Governor Quinn Announces Major Progress Helping Families Stay in Their Homes Through Hardest Hit Program
Program Helps 9,000 Illinois Homeowners Avoid Foreclosure; Governor Urges Families in Need to Apply by Sept. 30 Deadline
CHICAGO – Governor Pat Quinn today was joined by U.S. Department of the Treasury officials to announce the success of his Illinois Hardest Hit Program and urge homeowners to apply for up to $35,000 in mortgage payment assistance by Sept. 30 when the program ends. Since taking office in the midst of the worst recession since the Great Depression, Governor Quinn has worked hard to keep Illinois families in their homes. In the last year, properties in foreclosure have dropped to 73,688, a nearly 29 percent decrease from last year, and the downward trend continues in Illinois.
“The housing market is showing signs of recovery, but foreclosure remains a real threat for many homeowners,” Governor Quinn said. “The Illinois Hardest Hit program has helped thousands of struggling Illinois homeowners, and I encourage every resident in need to act now and access this important federal resource to keep their home.”
Launched by the governor in September 2011, and making significant impact in 2012 and 2013, the Illinois Hardest Hit program assists homeowners who have experienced an income reduction due to unemployment or substantial underemployment. The program makes mortgage payments on behalf of the borrower for up to 18 months, or $35,000 per household. The assistance allows eligible households to maintain their home while they work to regain employment and financial stability.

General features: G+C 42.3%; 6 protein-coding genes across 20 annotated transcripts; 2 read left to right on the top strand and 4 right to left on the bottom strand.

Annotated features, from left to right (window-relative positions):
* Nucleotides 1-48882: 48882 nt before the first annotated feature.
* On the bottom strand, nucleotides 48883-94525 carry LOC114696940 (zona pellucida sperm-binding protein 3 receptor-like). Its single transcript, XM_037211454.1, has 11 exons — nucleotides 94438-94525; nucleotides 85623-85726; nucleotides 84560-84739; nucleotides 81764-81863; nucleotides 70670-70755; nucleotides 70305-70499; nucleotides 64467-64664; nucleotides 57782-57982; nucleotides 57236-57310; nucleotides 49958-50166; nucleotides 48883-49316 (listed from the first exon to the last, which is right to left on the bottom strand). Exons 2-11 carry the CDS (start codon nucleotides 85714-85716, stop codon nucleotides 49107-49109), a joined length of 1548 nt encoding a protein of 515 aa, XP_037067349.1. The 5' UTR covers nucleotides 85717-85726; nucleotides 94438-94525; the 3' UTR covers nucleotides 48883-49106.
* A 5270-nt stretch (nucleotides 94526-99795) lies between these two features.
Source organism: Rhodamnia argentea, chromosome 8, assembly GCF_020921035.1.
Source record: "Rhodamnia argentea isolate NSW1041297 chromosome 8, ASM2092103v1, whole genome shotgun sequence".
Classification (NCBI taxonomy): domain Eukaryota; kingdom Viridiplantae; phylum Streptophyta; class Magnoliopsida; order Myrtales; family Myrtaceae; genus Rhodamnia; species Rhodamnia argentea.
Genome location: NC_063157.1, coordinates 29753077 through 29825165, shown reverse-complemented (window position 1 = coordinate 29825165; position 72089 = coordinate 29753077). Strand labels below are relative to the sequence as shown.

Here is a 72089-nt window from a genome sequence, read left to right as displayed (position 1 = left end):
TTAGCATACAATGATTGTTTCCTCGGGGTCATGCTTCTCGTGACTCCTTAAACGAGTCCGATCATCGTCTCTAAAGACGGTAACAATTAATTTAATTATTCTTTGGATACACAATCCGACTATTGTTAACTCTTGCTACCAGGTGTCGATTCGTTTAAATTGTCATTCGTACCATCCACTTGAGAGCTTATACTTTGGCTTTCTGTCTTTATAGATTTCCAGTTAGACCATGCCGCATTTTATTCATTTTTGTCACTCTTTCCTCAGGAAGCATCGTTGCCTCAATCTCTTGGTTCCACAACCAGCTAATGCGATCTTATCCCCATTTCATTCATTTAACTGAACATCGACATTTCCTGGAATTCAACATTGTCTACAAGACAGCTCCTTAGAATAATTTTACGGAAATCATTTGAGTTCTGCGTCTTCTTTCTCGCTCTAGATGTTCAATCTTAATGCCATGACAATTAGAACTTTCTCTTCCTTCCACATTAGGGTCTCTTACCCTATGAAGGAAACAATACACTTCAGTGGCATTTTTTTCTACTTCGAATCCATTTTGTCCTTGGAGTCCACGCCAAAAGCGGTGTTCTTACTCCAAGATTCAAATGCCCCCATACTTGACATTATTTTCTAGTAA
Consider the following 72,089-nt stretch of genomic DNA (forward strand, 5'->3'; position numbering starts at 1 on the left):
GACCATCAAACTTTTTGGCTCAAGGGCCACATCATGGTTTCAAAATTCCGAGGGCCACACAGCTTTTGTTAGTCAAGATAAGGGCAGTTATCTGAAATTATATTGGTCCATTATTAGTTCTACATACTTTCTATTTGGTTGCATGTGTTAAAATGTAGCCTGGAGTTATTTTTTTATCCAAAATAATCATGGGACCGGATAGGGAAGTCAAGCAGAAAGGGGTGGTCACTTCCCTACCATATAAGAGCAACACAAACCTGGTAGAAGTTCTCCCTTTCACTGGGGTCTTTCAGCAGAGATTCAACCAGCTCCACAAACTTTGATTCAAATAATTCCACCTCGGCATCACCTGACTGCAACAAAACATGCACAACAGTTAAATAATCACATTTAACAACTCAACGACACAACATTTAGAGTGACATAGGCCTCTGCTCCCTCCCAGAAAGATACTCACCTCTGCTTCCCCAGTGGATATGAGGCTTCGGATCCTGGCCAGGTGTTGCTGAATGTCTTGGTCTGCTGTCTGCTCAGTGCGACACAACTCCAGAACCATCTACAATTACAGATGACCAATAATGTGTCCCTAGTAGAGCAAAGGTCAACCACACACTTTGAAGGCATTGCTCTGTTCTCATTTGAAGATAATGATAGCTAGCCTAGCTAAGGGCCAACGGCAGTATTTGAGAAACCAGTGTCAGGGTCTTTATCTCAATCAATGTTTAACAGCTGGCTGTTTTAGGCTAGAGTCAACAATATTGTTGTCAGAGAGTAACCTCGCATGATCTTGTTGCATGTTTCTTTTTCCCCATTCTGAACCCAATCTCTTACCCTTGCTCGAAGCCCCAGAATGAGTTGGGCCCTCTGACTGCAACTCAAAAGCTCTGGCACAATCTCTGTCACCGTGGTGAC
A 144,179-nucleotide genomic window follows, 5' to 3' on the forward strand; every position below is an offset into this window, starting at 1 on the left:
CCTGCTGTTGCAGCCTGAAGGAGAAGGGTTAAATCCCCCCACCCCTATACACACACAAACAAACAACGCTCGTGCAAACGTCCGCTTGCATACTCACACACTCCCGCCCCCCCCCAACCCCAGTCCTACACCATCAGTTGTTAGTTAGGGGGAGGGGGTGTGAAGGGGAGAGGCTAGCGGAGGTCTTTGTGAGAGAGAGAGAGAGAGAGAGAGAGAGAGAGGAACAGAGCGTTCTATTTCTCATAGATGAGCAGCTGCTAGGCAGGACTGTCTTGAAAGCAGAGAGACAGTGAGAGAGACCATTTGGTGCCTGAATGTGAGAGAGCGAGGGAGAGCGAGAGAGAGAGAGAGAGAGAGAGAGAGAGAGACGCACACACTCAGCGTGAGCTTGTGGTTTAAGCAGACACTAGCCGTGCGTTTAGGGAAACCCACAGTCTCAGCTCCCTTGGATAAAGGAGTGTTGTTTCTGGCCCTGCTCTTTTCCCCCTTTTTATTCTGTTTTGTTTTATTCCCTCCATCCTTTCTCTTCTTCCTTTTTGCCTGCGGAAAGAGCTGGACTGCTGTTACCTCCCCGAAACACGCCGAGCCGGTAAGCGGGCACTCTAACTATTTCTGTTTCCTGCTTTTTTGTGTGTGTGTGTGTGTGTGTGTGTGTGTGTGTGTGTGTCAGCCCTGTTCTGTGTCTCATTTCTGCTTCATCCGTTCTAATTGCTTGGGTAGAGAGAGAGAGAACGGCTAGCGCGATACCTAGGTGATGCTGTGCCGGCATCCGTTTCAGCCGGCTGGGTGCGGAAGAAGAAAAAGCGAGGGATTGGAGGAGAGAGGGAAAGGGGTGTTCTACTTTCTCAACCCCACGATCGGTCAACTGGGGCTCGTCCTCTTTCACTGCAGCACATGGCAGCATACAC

Governor Quinn today encouraged homeowners to apply for the Hardest Hit program from the home of Harriett Edmonds, who in 2011 lost her job and was unable to make mortgage payments due to providing care for her ailing mother. After learning about the Illinois Hardest Hit program online, Ms. Edmonds was approved for assistance in June 2012. The program allowed her to stay in her home while she looked for a full-time job. Ms. Edmonds will start a new job on Monday as a grant manager for a Chicago-based foundation.
“Thanks to the Illinois Hardest Hit program, I was able to keep my home while I continued my job search,” Edmonds said. “I’m happy to start a new job on Monday with my home intact.”
IHDA was awarded $445 million in federal foreclosure prevention resources under the U.S. Department of the Treasury’s Hardest Hit Fund (HHF). Illinois, one of 18 states and the District of Columbia to receive HHF funding, is closing the application process due to projections based on past approval and assistance levels.
“Illinois Hardest Hit is a successful example of federal, state and local officials working together to get real relief to families struggling with their mortgage payments,” Treasury’s Acting Chief of Homeownership Preservation Mark McArdle said. “The U.S. Treasury’s Hardest Hit Fund leverages local knowledge to get federal aid to homeowners in hard hit communities. The successes of Illinois and other states will provide important lessons learned from the housing crisis about the most effective ways to help homeowners avoid foreclosure.”